A Dancer’s Day Off
Early September 1975
(For my fellow sisters/dancers, Bev and Elayne)
Being a dancer I have to endure
late nights, sore feet,
travelling in a stuffy van,
doing two or three shows a night
and not getting paid my worth.
I’m constantly on the move.
Sunday is my day off,
I lay in bed late,
eat a bowl of cornflakes,
a piece of toast,
wash my fishnets and G strings,
luxuriate in a long bubbly bath,
put a face pack on
and weather permitting
which is where I am now
sitting on the doorstep
sipping English Breakfast tea while
my face hardens under the mask.
My mum whistles an Al Jolson song
as she peels vegetables for the Sunday roast.
The sun is shining,
the breeze fresh,
my fishnets rise then fall
on the line like a dancer’s legs
doing the can can.
My dance costumes, hung out to air.
swing graciously, the soft wind
bringing them to life.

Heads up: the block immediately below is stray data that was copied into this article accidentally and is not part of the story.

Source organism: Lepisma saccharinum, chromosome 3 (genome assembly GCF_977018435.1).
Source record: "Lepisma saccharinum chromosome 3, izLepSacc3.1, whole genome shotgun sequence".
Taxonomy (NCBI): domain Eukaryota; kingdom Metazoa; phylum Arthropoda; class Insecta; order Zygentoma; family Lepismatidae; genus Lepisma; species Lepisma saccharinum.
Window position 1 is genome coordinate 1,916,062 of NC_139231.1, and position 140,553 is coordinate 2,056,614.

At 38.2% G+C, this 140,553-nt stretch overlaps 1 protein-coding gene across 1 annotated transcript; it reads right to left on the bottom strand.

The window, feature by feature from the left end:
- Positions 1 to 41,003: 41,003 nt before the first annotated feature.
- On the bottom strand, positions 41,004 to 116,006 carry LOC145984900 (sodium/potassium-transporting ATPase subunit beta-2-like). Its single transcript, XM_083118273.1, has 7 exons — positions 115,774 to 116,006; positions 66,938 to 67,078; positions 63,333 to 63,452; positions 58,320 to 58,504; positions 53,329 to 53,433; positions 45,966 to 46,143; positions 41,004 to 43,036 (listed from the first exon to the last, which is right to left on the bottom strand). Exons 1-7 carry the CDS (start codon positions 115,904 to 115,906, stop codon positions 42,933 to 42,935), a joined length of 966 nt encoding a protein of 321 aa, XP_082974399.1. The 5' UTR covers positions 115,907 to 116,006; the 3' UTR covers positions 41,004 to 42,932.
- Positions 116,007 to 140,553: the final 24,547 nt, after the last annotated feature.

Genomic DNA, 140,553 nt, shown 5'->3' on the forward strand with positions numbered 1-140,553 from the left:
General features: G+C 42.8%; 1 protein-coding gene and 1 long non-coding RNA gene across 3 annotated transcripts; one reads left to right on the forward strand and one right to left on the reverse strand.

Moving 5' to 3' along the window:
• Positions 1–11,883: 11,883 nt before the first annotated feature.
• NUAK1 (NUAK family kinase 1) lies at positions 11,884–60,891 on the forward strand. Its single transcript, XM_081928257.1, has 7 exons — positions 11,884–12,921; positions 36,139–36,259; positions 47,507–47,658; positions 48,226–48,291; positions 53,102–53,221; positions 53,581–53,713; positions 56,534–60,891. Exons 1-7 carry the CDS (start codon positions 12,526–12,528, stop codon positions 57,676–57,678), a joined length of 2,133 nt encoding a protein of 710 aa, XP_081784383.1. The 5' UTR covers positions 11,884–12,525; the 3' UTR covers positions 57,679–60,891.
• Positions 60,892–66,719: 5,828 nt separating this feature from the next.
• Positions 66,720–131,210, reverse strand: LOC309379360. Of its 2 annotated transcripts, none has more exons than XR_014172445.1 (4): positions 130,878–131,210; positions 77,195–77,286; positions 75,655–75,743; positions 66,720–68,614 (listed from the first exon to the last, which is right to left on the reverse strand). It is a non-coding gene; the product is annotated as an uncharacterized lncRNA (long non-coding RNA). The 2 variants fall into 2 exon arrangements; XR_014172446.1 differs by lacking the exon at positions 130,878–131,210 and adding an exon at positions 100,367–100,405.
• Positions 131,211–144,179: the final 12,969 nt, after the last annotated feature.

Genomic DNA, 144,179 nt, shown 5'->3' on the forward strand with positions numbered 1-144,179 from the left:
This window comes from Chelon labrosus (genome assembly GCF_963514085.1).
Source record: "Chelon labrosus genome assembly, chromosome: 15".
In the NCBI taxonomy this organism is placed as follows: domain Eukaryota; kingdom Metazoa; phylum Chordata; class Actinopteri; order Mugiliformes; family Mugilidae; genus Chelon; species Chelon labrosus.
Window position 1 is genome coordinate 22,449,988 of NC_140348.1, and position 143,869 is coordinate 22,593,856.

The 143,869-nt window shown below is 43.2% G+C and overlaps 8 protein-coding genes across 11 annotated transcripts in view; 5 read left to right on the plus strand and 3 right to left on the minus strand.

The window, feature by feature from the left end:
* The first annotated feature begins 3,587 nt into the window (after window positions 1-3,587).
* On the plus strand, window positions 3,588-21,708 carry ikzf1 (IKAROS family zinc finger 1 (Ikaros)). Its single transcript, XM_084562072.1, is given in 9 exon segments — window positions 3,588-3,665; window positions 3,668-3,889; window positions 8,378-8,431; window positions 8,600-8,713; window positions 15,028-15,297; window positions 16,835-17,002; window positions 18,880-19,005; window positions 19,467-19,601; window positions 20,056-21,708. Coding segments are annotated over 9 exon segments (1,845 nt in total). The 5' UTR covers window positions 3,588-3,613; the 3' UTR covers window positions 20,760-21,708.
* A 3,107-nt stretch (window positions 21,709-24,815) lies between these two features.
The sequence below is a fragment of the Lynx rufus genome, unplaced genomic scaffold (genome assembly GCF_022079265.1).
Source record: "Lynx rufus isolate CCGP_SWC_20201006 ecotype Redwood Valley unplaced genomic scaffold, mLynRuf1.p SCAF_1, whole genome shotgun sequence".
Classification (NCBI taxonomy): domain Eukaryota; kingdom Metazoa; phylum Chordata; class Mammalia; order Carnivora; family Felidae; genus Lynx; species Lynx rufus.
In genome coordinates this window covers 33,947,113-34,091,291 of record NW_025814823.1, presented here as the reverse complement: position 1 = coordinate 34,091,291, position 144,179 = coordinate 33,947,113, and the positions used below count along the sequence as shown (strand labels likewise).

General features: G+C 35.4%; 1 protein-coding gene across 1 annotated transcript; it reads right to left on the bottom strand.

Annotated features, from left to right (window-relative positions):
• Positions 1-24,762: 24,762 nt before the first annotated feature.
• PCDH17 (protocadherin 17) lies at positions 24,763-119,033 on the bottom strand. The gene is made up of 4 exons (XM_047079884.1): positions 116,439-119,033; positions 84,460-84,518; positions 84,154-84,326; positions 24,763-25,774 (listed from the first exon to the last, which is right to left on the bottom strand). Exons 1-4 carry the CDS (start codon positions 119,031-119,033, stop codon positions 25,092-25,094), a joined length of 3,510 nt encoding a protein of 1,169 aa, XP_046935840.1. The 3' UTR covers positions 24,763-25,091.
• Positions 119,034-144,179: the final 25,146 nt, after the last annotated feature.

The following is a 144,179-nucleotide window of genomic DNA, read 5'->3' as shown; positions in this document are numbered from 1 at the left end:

I consider how my body slips into them
every night, Monday to Saturday,
how it takes at least twenty minutes to apply my make-up.
Pan stick, rouge, false eye-lashes, and red lipstick.
Then there’s the hairpiece which I curl every night with sponge rollers.
I fix it to the top of my head where it sits like a nest of curls.
Today I get to do whatever I want.
As the sun warms my legs and the smell of roast chicken prickles
my nostrils, I pour myself another cup of tea,
dip a dark chocolate digestive in, then
go back to watching my fishnets swinging on the line.